Linux going to be big in China 3741
Linux going to be big in China 3743
In comp.os.linux.advocacy, Ray Ingles wrote on 20 Apr 2006 11:21:26 -0400 It is almost as easy to rip a CD and distribute the resulting...
Yes, but the conditions of illegal reproduction are narrowly defined and specific exemptions are spelled out in other parts of the law that you failed to cite (i.e. the language regarding fair use). If I have time tonight I'll dig up the relevant text and perhaps even point out some case law.
Linux going to be big in China 3742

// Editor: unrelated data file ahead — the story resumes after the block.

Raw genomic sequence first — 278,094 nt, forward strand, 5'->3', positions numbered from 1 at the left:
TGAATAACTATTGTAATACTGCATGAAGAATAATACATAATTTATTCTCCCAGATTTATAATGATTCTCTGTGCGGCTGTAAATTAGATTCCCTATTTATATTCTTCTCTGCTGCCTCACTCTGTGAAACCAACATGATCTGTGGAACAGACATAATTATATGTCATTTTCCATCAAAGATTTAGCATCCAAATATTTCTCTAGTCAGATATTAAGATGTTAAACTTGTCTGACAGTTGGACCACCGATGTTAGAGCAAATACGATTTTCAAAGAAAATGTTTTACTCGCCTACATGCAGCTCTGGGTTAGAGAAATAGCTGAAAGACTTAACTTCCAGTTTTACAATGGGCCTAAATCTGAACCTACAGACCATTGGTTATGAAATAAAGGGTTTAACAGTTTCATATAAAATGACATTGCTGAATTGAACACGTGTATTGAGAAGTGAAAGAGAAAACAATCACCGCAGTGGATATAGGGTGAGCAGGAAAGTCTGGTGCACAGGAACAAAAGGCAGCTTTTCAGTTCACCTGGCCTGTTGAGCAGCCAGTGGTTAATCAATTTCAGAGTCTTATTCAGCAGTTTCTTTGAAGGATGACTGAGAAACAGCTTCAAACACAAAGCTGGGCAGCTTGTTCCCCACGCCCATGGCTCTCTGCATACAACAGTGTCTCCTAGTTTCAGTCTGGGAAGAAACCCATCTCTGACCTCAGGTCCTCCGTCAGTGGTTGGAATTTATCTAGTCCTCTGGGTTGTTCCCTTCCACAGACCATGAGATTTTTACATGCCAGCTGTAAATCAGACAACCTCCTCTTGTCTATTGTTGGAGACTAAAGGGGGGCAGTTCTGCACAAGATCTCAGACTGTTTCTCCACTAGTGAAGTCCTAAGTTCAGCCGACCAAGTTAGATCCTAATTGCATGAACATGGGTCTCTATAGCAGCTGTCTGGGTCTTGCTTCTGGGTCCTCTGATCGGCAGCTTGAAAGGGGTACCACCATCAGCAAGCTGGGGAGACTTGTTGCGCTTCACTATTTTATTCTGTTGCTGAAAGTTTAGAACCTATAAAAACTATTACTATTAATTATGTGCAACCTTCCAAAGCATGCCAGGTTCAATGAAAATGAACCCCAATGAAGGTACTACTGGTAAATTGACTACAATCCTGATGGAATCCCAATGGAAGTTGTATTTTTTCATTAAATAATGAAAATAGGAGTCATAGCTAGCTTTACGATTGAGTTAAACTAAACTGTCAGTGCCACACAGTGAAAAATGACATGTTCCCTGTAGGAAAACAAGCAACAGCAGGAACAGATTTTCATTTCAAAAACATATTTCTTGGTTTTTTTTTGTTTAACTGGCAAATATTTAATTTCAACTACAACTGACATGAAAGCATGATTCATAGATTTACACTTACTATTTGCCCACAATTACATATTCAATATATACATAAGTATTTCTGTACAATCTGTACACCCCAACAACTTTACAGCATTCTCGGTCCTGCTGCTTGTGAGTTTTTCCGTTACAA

In comp.os.linux.advocacy, Ray Ingles wrote on 19 Apr 2006 11:12:08 -0400 I'm not so sure of that. It is illegal to *own* a "stripped" book, if I'm not mistaken. (buttuming the...
If I was sharing my music with friends or making it downloadable at a coffee shop, then yes, you could argue I am infringing the copyright. The thing is, I am doing neither. My music Debt Collection is for my own personal use. It is sitting on a server in my house that only I have access to. If the RIAA was stupid enough to bring a suit against me for my private MP3 collection, not only would they lose big time, they would create a PR disaster for themselves.
So if it is (as you maintain) illegal for me to rip my own CD's to MP3, is it also equally illegal for me take the iTunes songs I have purchased and burn them to CD? If so, why does iTunes let me do this?
Agreed, this is an interesting topic that could fill a newsgroup on its own.